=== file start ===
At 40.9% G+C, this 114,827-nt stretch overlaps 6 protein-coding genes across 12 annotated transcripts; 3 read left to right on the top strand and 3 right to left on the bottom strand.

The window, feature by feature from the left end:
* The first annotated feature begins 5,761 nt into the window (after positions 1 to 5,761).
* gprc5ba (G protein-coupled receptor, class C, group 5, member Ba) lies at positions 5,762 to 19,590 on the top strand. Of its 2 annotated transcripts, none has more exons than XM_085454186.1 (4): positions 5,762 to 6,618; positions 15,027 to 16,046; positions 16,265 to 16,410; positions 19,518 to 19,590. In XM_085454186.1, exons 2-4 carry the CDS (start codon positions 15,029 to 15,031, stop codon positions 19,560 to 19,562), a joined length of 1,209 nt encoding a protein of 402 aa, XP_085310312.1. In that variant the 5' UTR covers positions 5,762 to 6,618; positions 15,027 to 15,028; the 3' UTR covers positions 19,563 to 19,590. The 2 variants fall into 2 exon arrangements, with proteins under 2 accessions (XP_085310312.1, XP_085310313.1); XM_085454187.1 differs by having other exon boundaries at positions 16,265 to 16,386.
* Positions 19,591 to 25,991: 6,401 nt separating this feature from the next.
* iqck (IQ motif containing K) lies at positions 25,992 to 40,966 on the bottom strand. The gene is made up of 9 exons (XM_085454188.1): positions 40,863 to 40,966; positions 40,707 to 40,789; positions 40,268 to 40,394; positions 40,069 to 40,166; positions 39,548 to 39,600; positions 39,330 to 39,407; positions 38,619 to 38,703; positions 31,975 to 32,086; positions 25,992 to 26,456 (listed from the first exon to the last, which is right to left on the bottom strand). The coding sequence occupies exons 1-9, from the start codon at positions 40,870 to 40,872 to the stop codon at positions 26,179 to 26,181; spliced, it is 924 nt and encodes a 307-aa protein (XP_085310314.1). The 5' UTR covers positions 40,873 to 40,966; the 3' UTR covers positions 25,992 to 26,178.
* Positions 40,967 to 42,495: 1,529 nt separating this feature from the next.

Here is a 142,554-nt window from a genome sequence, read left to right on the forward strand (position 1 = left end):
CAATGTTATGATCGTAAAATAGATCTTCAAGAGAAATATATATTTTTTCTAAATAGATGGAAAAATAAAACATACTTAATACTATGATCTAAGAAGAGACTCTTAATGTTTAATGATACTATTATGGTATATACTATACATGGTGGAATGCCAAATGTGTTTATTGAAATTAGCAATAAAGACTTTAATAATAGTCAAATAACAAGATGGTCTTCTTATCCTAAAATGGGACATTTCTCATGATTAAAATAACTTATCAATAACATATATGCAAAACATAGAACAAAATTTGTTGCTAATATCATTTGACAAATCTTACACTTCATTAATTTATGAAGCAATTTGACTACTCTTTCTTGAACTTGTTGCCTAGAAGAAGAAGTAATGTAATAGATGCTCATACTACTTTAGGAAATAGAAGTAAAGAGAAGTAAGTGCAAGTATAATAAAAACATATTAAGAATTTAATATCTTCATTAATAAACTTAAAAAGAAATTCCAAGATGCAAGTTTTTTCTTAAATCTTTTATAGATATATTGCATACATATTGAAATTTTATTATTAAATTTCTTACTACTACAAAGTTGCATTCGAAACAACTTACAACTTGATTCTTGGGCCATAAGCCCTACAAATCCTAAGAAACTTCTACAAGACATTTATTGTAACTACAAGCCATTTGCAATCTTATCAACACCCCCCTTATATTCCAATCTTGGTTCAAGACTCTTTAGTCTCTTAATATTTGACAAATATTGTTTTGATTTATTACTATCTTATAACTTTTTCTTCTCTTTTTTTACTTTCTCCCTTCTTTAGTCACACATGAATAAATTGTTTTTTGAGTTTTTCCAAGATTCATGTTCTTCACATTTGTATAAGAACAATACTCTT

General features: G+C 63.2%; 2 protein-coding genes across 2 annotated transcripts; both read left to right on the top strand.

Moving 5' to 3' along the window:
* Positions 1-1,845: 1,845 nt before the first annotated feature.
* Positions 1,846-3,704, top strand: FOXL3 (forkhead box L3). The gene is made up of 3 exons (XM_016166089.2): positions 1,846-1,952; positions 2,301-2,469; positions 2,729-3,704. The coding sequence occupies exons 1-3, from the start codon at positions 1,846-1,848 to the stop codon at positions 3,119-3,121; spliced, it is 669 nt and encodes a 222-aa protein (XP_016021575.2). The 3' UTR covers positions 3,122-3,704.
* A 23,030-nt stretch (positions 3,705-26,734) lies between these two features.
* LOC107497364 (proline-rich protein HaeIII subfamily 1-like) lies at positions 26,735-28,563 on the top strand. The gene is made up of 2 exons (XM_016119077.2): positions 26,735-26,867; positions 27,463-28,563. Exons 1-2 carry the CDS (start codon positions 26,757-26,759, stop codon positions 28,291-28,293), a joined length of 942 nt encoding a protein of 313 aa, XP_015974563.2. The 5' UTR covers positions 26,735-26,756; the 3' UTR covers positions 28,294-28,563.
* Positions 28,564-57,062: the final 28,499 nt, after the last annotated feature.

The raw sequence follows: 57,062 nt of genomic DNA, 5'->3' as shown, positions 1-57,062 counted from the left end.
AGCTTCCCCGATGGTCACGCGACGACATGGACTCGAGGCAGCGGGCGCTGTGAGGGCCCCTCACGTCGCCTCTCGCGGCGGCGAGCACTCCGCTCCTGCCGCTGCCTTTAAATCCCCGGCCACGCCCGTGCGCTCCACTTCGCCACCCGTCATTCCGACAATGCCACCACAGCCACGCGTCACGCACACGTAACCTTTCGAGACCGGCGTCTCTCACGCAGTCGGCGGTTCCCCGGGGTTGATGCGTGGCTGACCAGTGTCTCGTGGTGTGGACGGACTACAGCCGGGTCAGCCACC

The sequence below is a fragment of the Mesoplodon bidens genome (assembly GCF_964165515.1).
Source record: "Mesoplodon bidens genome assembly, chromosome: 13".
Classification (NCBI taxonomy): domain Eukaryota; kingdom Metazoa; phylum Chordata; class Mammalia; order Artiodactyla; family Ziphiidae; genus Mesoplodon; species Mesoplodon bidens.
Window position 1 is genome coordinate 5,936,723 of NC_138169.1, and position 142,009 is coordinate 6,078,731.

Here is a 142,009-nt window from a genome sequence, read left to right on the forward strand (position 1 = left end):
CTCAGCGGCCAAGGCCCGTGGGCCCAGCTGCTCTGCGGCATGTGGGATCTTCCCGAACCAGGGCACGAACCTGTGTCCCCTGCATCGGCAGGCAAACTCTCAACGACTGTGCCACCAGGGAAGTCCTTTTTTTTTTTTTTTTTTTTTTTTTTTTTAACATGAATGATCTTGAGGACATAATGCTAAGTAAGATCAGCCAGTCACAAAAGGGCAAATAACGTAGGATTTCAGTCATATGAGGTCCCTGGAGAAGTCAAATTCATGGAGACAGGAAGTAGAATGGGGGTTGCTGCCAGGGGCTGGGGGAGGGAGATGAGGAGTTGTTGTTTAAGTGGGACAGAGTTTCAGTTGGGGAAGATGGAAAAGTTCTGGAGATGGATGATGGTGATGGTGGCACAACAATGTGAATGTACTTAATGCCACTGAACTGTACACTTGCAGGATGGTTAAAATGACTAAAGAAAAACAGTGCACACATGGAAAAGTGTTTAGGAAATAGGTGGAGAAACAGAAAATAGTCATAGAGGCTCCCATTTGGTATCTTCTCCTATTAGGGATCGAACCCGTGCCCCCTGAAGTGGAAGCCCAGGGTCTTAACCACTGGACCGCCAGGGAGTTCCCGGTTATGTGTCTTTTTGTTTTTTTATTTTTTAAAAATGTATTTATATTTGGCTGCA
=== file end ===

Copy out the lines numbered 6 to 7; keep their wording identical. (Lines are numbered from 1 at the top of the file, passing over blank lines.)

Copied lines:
* iqck (IQ motif containing K) lies at positions 25,992 to 40,966 on the bottom strand. The gene is made up of 9 exons (XM_085454188.1): positions 40,863 to 40,966; positions 40,707 to 40,789; positions 40,268 to 40,394; positions 40,069 to 40,166; positions 39,548 to 39,600; positions 39,330 to 39,407; positions 38,619 to 38,703; positions 31,975 to 32,086; positions 25,992 to 26,456 (listed from the first exon to the last, which is right to left on the bottom strand). The coding sequence occupies exons 1-9, from the start codon at positions 40,870 to 40,872 to the stop codon at positions 26,179 to 26,181; spliced, it is 924 nt and encodes a 307-aa protein (XP_085310314.1). The 5' UTR covers positions 40,873 to 40,966; the 3' UTR covers positions 25,992 to 26,178.
* Positions 40,967 to 42,495: 1,529 nt separating this feature from the next.